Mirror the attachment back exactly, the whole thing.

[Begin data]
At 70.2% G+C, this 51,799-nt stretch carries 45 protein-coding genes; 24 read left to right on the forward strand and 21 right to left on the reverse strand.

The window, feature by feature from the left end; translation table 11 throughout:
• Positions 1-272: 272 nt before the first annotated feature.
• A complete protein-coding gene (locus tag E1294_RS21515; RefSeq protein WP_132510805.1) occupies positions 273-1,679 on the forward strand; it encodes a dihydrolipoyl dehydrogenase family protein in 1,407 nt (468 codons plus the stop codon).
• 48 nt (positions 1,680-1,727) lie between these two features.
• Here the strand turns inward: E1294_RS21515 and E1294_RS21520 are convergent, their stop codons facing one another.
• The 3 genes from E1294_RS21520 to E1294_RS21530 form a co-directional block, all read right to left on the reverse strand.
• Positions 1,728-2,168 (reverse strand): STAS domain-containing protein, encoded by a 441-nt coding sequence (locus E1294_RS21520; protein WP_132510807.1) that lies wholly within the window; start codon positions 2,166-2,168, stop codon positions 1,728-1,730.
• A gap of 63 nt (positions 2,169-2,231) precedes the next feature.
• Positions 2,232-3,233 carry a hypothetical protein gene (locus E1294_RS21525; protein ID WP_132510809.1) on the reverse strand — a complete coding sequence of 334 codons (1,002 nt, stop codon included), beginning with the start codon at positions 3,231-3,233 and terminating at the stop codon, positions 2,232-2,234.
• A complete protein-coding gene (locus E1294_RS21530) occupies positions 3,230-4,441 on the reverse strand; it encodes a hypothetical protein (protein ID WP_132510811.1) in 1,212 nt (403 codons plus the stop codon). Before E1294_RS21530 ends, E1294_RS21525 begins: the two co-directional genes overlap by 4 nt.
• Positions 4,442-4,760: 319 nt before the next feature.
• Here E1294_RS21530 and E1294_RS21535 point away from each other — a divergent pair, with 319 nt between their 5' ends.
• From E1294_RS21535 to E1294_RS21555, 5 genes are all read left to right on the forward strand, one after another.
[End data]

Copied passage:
At 70.2% G+C, this 51,799-nt stretch carries 45 protein-coding genes; 24 read left to right on the forward strand and 21 right to left on the reverse strand.

The window, feature by feature from the left end; translation table 11 throughout:
• Positions 1-272: 272 nt before the first annotated feature.
• A complete protein-coding gene (locus tag E1294_RS21515; RefSeq protein WP_132510805.1) occupies positions 273-1,679 on the forward strand; it encodes a dihydrolipoyl dehydrogenase family protein in 1,407 nt (468 codons plus the stop codon).
• 48 nt (positions 1,680-1,727) lie between these two features.
• Here the strand turns inward: E1294_RS21515 and E1294_RS21520 are convergent, their stop codons facing one another.
• The 3 genes from E1294_RS21520 to E1294_RS21530 form a co-directional block, all read right to left on the reverse strand.
• Positions 1,728-2,168 (reverse strand): STAS domain-containing protein, encoded by a 441-nt coding sequence (locus E1294_RS21520; protein WP_132510807.1) that lies wholly within the window; start codon positions 2,166-2,168, stop codon positions 1,728-1,730.
• A gap of 63 nt (positions 2,169-2,231) precedes the next feature.
• Positions 2,232-3,233 carry a hypothetical protein gene (locus E1294_RS21525; protein ID WP_132510809.1) on the reverse strand — a complete coding sequence of 334 codons (1,002 nt, stop codon included), beginning with the start codon at positions 3,231-3,233 and terminating at the stop codon, positions 2,232-2,234.
• A complete protein-coding gene (locus E1294_RS21530) occupies positions 3,230-4,441 on the reverse strand; it encodes a hypothetical protein (protein ID WP_132510811.1) in 1,212 nt (403 codons plus the stop codon). Before E1294_RS21530 ends, E1294_RS21525 begins: the two co-directional genes overlap by 4 nt.
• Positions 4,442-4,760: 319 nt before the next feature.
• Here E1294_RS21530 and E1294_RS21535 point away from each other — a divergent pair, with 319 nt between their 5' ends.
• From E1294_RS21535 to E1294_RS21555, 5 genes are all read left to right on the forward strand, one after another.